To do this, you can either get a professional detail every so often, or you can handwash your truck. Personally, I stick to washing the truck myself.

For one, it lets you see if any rust is starting. On top of that, you get to ensure your truck gets the clean it deserves. I have plenty of car washing products that I suggest in order to make your life a little easier.

For the interior, it’s just a matter of vacuuming and cleaning up any messes that you have. On top of preventing rust, it also keeps mice out of your car.

2. Store it Indoors

Rust happens when your truck is exposed to the not-so-great outdoors. If you want to avoid rust, then you need to avoid storage outdoors.

This means using a covered garage or carport to store your truck between uses. This option isn’t available to everyone, but I’d highly suggest using your garage for your vehicle if you have one.

If and when you do park outdoors, make sure you pick the right spot for your truck.

Car Stored in the Garage - Jeep

3. Avoid Parking on Grass, Dirt, and Snow

Speaking of the right spot for parking, there are definitely some “wrong” spots for parking. You never want to park on top of grass, dirt, and snow whenever you don’t have to.

The moisture associated with these three surfaces will start eating away at your truck and causing some serious rust.

I have an old ’93 Sierra that I have to park outdoors. I poured a nice little slab to park on and it’s been rust-free for more than a decade (knock on wood). Meanwhile, my cousin parks his truck on the grass next to his driveway and it’s rusted to heck.

I know this is just anecdotal, but it’s proof enough for me.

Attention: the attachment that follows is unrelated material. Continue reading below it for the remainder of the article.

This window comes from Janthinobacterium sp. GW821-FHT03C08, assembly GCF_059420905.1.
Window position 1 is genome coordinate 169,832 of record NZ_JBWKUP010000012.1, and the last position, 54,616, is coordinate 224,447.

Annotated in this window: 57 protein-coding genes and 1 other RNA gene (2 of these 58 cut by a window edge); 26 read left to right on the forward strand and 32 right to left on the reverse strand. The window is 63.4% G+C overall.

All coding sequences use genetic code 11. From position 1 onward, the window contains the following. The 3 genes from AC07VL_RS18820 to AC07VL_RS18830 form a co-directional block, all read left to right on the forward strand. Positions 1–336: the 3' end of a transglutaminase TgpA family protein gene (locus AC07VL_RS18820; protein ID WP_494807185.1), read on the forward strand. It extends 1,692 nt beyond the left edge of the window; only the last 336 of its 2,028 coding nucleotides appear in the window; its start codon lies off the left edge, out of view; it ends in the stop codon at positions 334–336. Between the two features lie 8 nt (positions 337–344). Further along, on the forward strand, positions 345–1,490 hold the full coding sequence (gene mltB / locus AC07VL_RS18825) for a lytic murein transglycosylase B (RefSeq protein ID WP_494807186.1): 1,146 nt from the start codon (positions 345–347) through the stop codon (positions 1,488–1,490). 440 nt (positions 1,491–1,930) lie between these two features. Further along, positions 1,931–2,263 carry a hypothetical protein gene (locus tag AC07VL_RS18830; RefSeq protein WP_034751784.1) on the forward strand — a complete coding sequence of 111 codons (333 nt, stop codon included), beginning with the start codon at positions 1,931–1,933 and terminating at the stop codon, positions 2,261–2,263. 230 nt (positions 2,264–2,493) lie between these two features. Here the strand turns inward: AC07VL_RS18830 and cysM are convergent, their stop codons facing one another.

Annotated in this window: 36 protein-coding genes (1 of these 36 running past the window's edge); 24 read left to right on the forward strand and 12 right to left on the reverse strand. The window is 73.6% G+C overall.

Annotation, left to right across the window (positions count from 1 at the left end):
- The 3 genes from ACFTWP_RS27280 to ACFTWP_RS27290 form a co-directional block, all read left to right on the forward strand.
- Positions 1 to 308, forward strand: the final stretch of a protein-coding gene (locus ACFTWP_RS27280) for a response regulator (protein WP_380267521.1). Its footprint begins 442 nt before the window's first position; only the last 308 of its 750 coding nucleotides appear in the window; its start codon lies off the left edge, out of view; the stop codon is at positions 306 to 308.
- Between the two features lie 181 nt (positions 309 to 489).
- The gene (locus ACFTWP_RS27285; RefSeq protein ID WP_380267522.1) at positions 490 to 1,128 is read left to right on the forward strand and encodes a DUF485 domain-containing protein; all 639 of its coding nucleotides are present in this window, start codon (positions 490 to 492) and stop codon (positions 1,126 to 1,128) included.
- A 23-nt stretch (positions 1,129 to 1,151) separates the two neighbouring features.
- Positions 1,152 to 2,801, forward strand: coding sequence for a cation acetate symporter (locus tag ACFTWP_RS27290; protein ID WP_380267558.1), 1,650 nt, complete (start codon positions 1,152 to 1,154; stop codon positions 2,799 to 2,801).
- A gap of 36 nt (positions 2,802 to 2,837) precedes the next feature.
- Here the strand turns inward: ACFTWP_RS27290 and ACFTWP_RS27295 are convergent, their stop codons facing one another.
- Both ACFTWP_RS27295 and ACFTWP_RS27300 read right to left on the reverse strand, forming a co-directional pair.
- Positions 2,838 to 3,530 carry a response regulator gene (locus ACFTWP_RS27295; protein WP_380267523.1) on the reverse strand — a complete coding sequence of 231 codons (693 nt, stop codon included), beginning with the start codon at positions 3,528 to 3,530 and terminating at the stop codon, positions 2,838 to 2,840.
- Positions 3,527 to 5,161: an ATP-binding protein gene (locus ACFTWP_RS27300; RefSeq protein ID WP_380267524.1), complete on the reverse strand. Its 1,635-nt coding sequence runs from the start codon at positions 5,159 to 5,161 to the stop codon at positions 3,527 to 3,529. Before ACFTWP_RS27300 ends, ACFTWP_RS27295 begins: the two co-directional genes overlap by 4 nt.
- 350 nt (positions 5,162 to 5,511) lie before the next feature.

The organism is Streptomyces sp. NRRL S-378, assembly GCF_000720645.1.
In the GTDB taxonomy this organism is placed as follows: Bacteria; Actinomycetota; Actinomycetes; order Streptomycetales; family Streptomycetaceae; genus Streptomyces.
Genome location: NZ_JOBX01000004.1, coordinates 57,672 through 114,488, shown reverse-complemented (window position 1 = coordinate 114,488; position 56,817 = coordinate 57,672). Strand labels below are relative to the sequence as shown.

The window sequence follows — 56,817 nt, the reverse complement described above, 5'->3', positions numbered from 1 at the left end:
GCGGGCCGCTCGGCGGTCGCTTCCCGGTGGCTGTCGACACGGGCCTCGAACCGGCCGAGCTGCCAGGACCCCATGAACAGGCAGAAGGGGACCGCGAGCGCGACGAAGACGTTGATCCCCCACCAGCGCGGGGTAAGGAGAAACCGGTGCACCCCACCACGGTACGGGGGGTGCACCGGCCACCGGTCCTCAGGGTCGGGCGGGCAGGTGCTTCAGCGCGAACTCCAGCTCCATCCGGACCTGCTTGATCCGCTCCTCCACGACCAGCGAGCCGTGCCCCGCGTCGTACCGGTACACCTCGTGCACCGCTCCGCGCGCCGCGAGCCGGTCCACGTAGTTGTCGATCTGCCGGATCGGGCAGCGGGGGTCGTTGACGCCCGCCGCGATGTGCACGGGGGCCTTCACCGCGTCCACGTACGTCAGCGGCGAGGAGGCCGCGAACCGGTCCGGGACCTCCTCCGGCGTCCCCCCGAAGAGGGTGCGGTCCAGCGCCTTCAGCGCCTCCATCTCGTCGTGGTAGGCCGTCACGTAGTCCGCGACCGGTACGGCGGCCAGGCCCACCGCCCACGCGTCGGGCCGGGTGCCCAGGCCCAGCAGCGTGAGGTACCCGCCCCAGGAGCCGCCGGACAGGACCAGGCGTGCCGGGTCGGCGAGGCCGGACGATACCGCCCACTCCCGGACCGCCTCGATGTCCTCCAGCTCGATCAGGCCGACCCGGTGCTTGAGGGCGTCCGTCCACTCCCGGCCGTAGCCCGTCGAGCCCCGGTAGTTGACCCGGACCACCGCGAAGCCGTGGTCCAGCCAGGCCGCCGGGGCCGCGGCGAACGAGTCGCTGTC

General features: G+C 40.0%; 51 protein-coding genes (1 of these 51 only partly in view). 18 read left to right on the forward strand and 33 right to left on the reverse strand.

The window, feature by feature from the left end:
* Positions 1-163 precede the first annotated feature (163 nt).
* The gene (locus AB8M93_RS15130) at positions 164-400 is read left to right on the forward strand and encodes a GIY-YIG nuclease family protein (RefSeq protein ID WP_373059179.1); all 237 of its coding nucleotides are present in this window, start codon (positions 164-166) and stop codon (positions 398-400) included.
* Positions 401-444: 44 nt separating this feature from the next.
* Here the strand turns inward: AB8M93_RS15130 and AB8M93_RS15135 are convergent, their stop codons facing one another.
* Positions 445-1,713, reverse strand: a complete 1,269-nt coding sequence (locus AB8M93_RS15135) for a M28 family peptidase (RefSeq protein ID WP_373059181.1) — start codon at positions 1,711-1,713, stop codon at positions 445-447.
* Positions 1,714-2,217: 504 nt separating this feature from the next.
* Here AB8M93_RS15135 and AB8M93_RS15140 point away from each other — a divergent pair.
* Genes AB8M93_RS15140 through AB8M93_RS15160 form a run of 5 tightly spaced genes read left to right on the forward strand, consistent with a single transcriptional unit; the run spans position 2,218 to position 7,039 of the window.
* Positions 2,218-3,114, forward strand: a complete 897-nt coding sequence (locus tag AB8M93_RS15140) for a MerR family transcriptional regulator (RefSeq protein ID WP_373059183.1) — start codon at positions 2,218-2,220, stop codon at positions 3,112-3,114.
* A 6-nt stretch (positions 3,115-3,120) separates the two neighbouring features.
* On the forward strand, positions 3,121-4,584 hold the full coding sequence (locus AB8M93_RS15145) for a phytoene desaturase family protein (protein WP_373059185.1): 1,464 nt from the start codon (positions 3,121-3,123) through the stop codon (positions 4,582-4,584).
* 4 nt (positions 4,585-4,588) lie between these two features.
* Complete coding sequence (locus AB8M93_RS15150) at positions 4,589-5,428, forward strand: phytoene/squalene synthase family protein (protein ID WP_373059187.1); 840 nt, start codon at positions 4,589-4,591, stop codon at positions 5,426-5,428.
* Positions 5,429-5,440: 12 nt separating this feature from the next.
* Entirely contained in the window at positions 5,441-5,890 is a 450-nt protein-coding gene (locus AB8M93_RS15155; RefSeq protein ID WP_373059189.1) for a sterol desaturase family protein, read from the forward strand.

4. Keep Drain Plugs Clear

Did you know that every car has drains in different spots? These little drains are designed to prevent water from pooling up.

As you probably guessed, when water pools up and sits around for too long, your vehicle is prone to rusting in that spot.

This typically isn’t a problem thanks to the drain plugs. The problem occurs when these plugs are clogged, and water can’t drain.

The most common spot to find these drains are towards the bottom of your truck’s doors.

5. Avoid Puddles

Have you seen those videos where a road is insanely flooded and some “brave” driver decides to just plow through the water? Whenever I see something like that, I can only imagine the damage they’re doing to their vehicle.

One form of lasting damage that can be done is rusting. Whenever the underbelly of your truck is exposed to water, the unprotected components can start to rust. This is where rust becomes an expensive and dangerous problem.

You should avoid puddles at all costs. Maybe that means swerving a little and driving more attentively when it rains, but it’s critical when it comes to the longevity of your vehicle.

6. Clean After Driving Through Salt or Brine

Salt and brine on the road can be a death sentence for trucks in the wintertime. My rule of thumb is that once I break out the snow tires, I start routinely cleaning my vehicles.

Salt and brine are both corrosive chemicals that will speed up the rusting process on your vehicle. If you allow your truck to sit around too long with road salt around the wheel wells, you’ll probably notice accelerated rust in those areas.

You don’t have to do a full wash, just a quick rinse, and soap on the affected areas.

Car with snow and salt on it

7. Add an Undercoat

The undercarriage of your truck can actually be protected with an undercoat. This is a protective layer that gets sprayed on the exposed metal under your truck to prevent rusting.

In the old days, farmers would just use leftover oil and hose the underside of their trucks. They are sprayable coatings that add a layer of protection to the exposed metal on your truck.

Getting it coated with a professional product will cost upwards of $150. You could instead use a product like WAXOYL which is an aerosol can that you can spray yourself. Just make sure you give the undercarriage a complete and even coating.


Hopefully, my 7 tips will help you keep the rust away from your truck. If you want some more tips and tricks for owning a vehicle, check out the rest of my website. I also have some products that I think can help you.

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Ernest Martynyuk

An automotive enthusiast who's been tinkering with vehicles since I was 15-years old. Repairing automotive electronics has been my main job for over a decade now and have a passion for everything technical regarding cars.